Private Sector Coming To The Assistance Of Aging Schools
January 25, 2001
Voters in many communities have become reluctant to approve bond issues to build or renovate substandard schools. In fact, just 25 percent of the nation's adult population has children of school age.
So private companies in some areas are teaming up with school districts to finance new buildings and even laptops.
- Honeywell Inc. raised money on Wall Street to put up an $83 million high school for the city of Niagara Falls, N.Y., to lease -- relieving the city of the need to increase taxes or debt.
- School officials in Texas, Virginia and Washington, D.C., are considering similar projects.
- In New York City, a private group called the Schoolhouse Foundation has raised $200 million from private bond issues to build schools -- and other New York cities, such as Buffalo, Ithaca and Corning are considering similar plans.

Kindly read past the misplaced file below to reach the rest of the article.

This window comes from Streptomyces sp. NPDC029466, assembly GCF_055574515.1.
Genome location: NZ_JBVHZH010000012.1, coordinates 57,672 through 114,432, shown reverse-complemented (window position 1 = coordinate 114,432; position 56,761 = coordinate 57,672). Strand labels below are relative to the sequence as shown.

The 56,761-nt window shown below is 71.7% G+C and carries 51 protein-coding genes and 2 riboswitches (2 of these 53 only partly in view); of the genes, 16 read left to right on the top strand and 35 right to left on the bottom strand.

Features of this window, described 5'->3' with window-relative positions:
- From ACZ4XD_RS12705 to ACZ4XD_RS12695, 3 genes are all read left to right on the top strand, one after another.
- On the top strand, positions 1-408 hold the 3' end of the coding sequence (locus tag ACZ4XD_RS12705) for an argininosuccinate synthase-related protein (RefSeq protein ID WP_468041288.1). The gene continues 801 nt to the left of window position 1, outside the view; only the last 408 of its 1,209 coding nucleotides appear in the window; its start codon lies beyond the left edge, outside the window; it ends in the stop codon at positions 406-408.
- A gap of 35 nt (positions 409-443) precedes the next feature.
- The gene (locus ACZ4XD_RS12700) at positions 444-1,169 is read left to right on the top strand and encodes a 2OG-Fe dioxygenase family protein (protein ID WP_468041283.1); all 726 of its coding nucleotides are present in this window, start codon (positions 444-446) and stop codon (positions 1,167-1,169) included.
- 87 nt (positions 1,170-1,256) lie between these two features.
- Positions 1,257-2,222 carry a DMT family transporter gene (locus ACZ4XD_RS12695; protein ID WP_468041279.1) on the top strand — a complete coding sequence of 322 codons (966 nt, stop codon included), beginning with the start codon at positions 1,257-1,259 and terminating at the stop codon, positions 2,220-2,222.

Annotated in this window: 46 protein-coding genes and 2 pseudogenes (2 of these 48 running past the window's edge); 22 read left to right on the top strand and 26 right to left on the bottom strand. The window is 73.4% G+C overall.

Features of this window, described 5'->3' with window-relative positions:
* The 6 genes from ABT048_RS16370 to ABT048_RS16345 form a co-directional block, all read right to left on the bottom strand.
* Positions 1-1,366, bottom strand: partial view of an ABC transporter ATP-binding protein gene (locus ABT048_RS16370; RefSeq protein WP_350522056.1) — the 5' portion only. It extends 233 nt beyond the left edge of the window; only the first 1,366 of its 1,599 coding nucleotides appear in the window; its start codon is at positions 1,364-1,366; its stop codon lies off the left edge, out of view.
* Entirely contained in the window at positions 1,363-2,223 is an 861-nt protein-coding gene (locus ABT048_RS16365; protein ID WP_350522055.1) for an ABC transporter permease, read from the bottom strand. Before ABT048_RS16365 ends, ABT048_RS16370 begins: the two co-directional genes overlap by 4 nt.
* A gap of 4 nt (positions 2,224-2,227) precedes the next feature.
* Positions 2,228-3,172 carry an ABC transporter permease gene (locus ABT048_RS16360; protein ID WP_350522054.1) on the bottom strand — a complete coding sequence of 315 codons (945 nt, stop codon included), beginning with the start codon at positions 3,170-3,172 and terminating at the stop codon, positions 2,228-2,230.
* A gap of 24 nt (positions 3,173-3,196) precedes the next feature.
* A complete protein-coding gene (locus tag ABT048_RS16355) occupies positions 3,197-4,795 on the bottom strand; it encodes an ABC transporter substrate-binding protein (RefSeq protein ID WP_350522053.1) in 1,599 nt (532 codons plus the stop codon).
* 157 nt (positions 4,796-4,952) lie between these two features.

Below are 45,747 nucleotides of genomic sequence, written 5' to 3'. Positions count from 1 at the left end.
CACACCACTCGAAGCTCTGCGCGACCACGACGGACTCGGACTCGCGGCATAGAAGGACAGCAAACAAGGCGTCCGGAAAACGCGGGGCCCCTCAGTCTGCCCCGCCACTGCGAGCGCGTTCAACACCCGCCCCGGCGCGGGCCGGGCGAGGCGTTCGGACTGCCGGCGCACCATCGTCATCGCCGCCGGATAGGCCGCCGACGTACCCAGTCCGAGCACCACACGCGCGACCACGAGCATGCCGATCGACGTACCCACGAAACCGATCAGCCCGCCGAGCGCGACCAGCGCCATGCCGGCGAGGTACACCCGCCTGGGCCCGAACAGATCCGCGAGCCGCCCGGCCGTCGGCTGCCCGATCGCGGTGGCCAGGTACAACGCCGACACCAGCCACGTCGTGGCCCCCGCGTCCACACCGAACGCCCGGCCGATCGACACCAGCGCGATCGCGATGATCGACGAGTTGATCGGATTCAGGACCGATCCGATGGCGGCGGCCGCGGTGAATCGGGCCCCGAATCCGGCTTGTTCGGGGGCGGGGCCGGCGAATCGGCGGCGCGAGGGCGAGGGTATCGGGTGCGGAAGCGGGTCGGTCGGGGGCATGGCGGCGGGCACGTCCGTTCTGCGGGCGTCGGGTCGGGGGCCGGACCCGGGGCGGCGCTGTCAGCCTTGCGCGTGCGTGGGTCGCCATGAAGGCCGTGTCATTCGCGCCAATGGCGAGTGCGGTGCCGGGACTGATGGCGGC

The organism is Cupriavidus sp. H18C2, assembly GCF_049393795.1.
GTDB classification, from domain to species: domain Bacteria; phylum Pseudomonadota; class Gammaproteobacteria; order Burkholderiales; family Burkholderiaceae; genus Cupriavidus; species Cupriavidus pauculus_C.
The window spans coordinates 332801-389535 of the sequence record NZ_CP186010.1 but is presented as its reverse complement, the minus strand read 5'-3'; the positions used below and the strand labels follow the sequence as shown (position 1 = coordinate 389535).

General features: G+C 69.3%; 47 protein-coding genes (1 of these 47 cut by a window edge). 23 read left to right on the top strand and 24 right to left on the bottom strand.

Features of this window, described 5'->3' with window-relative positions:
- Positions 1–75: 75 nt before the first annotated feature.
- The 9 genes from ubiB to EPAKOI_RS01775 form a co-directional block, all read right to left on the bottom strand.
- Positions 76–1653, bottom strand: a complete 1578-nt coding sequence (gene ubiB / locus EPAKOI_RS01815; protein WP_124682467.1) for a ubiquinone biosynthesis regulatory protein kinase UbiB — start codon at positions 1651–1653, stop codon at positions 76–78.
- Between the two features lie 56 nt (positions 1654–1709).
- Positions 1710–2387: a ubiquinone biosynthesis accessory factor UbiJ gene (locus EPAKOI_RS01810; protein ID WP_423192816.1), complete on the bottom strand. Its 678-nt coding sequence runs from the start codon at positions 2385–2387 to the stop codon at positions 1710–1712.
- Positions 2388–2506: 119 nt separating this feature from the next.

- A city that needs a new school normally goes to the voters for permission to issue a 30-year bond to pay for it -- a route that is now closed to many communities due to dwindling public support.
The General Accounting Office in 1999 estimated the cost of renovating the nation's schools at $112 billion -- but that does not include about $100 billion to provide schools with Internet access.
Source: Kate Zernike, "With Private Help, a Public School and No New Levies," New York Times, January 24, 2001.
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